Thursday, October 6, 2011
Set It Off!
It has been years in the making at this point, but my first foray into the comic medium is almost complete. It's a graphic novel that will be 112 pages of story plus a few extras, so probably in the 120 page range all told. This project has lead me through a gamut of emotions in trying to push this thing to the finish line. New pages equal joy. Watching someone put their care and craft into something you created is just awesome and I'm eternally grateful for my collaborators helping this become reality. Waiting huge amounts of time for new pages is very discouraging. It would have been very easy to have thrown in the towel and quit.
I've been working at a comic shop for an insanely long amount of time and I suddenly became aware how many times I had said "I could do better". So I decided to call my bluff and sat down and knocked out a comic. But what was I going to do with it? One issue of an artsy project wasn't worth spit, but what if I could add to it and make it book length? Now we've got something. Even if it doesn't hit initially, it is a bona fide property and potentially has a shelf life. Maybe its down the road when I generate some interest with a project and this one retroactively becomes commercially relevant. Everyone prefers success, but I can live with it being a failure. Birthing a piece of art, regardless of what people think of it, is a very satisfying process. Don't get me wrong though, plenty of ego is invested in these projects I have going. Yep, there are a few other comic project going and I will get into that very soon if anyone is interested.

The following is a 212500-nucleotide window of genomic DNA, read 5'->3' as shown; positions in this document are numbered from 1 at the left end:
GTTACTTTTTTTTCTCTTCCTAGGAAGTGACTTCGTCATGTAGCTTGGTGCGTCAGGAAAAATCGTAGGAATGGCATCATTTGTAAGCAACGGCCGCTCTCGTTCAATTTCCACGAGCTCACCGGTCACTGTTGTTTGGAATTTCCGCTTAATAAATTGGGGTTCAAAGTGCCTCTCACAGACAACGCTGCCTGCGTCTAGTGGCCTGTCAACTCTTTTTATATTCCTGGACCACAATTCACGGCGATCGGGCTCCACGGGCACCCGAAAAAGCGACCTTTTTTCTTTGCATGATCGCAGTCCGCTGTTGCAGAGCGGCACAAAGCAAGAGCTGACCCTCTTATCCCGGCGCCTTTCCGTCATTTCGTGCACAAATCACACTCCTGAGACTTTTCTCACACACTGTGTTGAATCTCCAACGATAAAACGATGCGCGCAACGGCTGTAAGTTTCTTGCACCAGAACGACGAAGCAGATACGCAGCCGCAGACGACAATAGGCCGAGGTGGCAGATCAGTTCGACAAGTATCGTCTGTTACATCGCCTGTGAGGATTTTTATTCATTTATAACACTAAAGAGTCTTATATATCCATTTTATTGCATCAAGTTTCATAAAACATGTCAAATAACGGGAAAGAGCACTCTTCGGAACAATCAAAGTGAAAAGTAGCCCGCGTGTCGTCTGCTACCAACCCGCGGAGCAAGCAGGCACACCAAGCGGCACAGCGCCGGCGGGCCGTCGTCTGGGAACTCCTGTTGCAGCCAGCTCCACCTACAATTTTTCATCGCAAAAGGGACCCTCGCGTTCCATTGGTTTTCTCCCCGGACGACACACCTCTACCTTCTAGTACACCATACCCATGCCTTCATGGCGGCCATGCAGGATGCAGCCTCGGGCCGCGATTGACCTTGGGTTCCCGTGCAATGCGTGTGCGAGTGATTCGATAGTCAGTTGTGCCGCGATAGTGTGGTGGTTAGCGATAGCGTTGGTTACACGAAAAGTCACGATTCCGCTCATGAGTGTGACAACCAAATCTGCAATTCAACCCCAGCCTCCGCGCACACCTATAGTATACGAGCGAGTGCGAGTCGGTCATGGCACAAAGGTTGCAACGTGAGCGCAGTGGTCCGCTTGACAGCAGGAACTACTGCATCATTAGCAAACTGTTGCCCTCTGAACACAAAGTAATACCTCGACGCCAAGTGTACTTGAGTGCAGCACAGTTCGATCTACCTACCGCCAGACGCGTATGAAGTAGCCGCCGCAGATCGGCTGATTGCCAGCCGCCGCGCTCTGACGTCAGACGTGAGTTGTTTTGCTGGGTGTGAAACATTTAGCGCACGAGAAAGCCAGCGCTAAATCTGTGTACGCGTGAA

Lettering is under way and when that is complete I can finally submit it to publishers. I feel good that someone will want to publish it because I will have a fully realized graphic novel with some top notch art. Pretty good stuff for beginners (which we all are) really. We shall see though.
The above featured art is by: Anthony Max, Jean Holmgren, Randy Valiente and Adam Shaw. I'm extremely proud to be associated with these very talented and kind people. I hope that this thing pays off for them especially as they have done the hardest part of the project or at the very least the most labor intensive. There are tons of people who define themselves as artists that say they would like to make a comic, but I think very few people realize how much work it is and and how difficult a task. You aren't just drawing pictures. You are telling a story and leading the reader's eye. Those are skills that are developed and you probably have to crank out some weak pages before you really get to cooking as a comic artist.